Larry Sokoloff with his family's Torah, which now lives at Congregation Kol Emeth in Palo Alto.
Larry Sokoloff with his family's Torah, which now lives at Congregation Kol Emeth in Palo Alto.

My family’s Torah was written in Poland about a century ago. It has a new home in Palo Alto

The Torah came into my family’s lives in the mid-1960s when my grandfather Emanuel Sokoloff bought it for the new sanctuary at Temple Beth Emet in Anaheim in Southern California.

I like to think of it as one of the crowning moments of his life. He was devout, davening from the same seat in our Conservative synagogue at Shabbat services each week. Poppy, as we called him, wore a three-piece suit and tie, an impressive tallit and a black yarmulke as he sat next to my grandmother Fanny Sokoloff, in a Shabbat dress, hair covered with lace.

My own Shabbat childhood memories include running into morning services after religious school, getting covered in kisses by my grandparents, all while breathing in the heavy mothball scent that came off their clothes.

In early April, I brought the Torah to Palo Alto’s Congregation Kol Emeth, the Conservative synagogue my family has belonged to since 2007. The Torah is now in a place where Poppy and Fanny’s grandchildren, great-grandchildren and even great-great-grandchildren can hear its words.

An appraisal in 2011 showed that the Torah originated in Poland and was written in the 1930s or earlier. The appraisal describes its writing quality as “very beautiful” and its weight as “heavy.”  We don’t know anything else about its history, including how or when it came to the U.S.

A view from the entrance to Kol Emeth's new sanctuary, looking straight at the Ark.
A view from the entrance to Kol Emeth’s new sanctuary, looking straight at the Ark.

I had two thoughts about Torahs as a kid. I was in awe of their grandeur. I was also afraid of dropping one. My peers told tales of how you had to fast for many days if you dropped it. No thanks! Fasting on Yom Kippur would be hard enough. But I must have successfully carried that Torah at my own bar mitzvah without dropping it.

My brothers and cousins — and eventually some of their own children — carried and read from the Torah at their own b’nai mitzvahs. When our daughter celebrated her bat mitzvah at Kol Emeth in 2017, we didn’t get to use it because there were modern-day concerns over insurance coverage if we moved it between shuls more than 350 miles apart.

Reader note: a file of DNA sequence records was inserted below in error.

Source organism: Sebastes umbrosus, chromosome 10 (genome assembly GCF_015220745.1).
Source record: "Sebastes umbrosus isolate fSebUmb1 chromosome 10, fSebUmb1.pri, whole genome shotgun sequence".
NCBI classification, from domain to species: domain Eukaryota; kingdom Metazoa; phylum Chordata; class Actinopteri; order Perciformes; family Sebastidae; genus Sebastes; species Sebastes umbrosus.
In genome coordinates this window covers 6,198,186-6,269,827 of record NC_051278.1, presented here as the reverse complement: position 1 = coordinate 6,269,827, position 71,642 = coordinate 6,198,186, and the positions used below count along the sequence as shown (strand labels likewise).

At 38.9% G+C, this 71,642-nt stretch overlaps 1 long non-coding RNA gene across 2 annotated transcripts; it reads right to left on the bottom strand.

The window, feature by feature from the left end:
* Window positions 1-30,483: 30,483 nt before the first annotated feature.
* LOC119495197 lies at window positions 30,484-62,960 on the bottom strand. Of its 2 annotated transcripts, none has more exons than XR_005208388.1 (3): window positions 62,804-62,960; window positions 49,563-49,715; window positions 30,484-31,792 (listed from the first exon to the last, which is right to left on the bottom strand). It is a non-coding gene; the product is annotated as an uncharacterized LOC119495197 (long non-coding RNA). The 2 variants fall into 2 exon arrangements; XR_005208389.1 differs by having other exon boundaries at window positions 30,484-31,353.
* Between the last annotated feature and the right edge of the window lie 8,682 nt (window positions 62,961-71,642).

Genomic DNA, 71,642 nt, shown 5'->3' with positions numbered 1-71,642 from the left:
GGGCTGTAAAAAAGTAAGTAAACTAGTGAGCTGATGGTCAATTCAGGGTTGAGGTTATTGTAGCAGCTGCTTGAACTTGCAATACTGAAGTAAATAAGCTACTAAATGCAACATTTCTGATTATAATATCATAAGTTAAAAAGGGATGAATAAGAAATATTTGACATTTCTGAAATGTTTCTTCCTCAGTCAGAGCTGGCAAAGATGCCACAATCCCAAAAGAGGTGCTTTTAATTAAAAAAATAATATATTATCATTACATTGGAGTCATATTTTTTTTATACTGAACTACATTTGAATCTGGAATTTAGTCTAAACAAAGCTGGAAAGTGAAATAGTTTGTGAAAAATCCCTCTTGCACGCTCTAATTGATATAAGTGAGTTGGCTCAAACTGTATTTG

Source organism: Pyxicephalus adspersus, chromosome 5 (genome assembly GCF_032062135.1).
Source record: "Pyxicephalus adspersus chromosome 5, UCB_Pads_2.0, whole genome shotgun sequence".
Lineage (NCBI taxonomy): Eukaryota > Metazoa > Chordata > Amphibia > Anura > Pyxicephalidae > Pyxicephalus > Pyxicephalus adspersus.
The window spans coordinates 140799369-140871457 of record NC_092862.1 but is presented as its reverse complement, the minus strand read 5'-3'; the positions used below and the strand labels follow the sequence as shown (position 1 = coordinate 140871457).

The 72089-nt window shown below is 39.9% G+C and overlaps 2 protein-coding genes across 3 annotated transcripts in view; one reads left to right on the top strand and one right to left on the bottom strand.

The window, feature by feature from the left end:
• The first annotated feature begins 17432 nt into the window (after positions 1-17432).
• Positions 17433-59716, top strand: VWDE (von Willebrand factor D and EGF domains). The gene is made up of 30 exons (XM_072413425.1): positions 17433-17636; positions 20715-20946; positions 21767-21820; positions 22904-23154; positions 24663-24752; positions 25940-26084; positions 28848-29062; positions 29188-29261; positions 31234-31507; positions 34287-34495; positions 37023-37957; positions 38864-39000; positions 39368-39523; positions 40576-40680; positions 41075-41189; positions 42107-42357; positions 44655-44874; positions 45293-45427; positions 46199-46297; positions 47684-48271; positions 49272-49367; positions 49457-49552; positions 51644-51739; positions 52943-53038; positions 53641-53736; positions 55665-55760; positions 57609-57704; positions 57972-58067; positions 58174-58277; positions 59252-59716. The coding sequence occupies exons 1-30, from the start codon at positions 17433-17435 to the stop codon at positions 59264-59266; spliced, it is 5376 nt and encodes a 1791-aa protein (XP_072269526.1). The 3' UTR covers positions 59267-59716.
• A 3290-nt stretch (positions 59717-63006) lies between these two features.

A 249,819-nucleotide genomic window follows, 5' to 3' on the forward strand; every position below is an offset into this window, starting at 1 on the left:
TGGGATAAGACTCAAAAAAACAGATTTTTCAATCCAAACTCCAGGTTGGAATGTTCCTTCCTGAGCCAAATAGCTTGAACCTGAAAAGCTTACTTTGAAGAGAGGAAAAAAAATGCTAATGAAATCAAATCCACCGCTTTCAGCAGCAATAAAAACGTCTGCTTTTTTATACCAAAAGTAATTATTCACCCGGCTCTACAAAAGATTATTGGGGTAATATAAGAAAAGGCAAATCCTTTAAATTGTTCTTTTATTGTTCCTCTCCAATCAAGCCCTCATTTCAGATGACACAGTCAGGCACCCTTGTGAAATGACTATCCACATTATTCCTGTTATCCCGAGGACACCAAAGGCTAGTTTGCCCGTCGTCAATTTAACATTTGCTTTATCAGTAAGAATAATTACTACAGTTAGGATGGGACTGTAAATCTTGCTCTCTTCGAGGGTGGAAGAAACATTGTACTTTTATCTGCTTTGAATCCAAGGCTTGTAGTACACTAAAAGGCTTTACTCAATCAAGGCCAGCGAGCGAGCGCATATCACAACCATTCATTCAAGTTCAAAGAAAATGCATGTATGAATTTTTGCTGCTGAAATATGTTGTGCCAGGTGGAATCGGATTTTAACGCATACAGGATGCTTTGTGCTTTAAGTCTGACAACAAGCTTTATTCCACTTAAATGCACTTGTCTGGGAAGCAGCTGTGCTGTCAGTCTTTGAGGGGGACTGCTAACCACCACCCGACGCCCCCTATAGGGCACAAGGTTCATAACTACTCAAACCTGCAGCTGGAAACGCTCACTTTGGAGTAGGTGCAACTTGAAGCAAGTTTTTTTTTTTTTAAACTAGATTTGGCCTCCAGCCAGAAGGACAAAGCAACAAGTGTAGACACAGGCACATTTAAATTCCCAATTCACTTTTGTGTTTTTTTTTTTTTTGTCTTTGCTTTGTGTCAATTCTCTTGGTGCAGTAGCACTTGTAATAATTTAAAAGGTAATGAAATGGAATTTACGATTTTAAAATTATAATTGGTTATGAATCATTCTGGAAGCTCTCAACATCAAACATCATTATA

Most recently the Torah was kept at Temple Aliyah in Woodland Hills, also in Southern California. But Temple Aliyah merged with another synagogue, and the Torah needed a new home.

With the enthusiastic support of Rabbis Sarah Graff and David Booth of Kol Emeth, I began planning the Torah’s trek north. I searched online and couldn’t find halachah on transporting a Torah, but I knew it should be dignified. I vacuumed out the trunk and put down a blanket. The Torah was covered with a plastic bag. Its ornaments were bubble-wrapped and transported in two canvas bags.

My college-age daughter, Sasha, accompanied me on the drive. We stopped for lunch and met up with a cousin I’d found several years ago on 23andme, the DNA testing service. It was our first meeting in person, and I established my Jewish bona fides quickly. “I have a Torah in the trunk,” I told him. 

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The Torah made it safely to our Mountain View home at the end of March, and several days later I drove it to Kol Emeth.

The synagogue’s executive director, Risa Beckwith, and I unwrapped the Torah on the bimah and placed the blue mantel and silver ornaments onto it. I smiled as I attached the breastplate that read, “In honor of Mr. and Mrs. E. Sokoloff and family” — the “E.” for Poppy Emanuel. The Torah looked magnificent as I carried it to the ark. 

The Torah is now used for weekday and youth services. It was officially welcomed in the main sanctuary during Shabbat services on Aug. 5. Several cousins and I were honored with aliyot during the Torah reading.

L’dor vador, generation to generation. This Torah holds many memories. We are grateful that it has a new home. 

Generations of Sokoloff descendants live in the Bay Area now, including five great-great grandchildren of Emanuel and Fanny. The family of the oldest great-great grandchild belongs to Kol Emeth, and his bar mitzvah is scheduled for 2026. We hope he joins the growing list of family members who feel a connection to this Torah.

Larry Sokoloff
Larry Sokoloff

Larry Sokoloff is a writer in Mountain View.